Mar 12, 2012 at 3:30 AM | Unregistered CommenterRussell

Re: GE's new super conducting magnet wind turbine.

I think dearieme said it all with

"Good grief, are people still fannying around with superconductivity? I can remember when imminent breakthroughs in that field were promised to bring us ... oh, I don't know, free watermelons or something: something nice and wonderful anyway."

Just imagine one of those 15 MW monsters sitting on its creaky foundation (in need of grouting, apparently) 25 stories about the sea, whacking the seagulls right and left, with an intrepid sea captain trying to deliver a boat load of liquid helium during a gale.

Oh, yes, -- I can see it now. We should call the wind turbine Moby Dick because it would certainly be a great white whale.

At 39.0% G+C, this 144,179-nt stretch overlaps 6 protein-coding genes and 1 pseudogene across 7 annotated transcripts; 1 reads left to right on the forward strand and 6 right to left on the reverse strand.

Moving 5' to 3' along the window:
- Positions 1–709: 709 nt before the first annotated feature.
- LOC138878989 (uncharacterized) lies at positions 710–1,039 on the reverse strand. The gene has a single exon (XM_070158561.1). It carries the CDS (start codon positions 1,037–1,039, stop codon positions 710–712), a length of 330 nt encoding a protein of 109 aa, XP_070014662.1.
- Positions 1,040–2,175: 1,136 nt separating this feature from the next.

Mar 12, 2012 at 4:13 AM | Unregistered CommenterDon Pablo de la Sierra

eliminating the pole piece eddy losses experienced with NdFeB permanent magnets

Thank goodness for that. So then we can cancel all the subsidies, FITs and stuff, right?

Mar 12, 2012 at 6:05 AM | Unregistered CommenterGixxerboy

Russell:

"...eliminating the pole piece eddy losses experienced with NdFeB permanent magnets. Similar improvements might carry over to hydro systems.

Perhaps - but as indicated, generators in hydro systems are already at ~98% efficiency. Getting another 2% energy and capacity "for free" (the limiting case) would be nice, but it's not a game-changer.

Mar 13, 2012 at 8:55 PM | Unregistered Commenterdcardno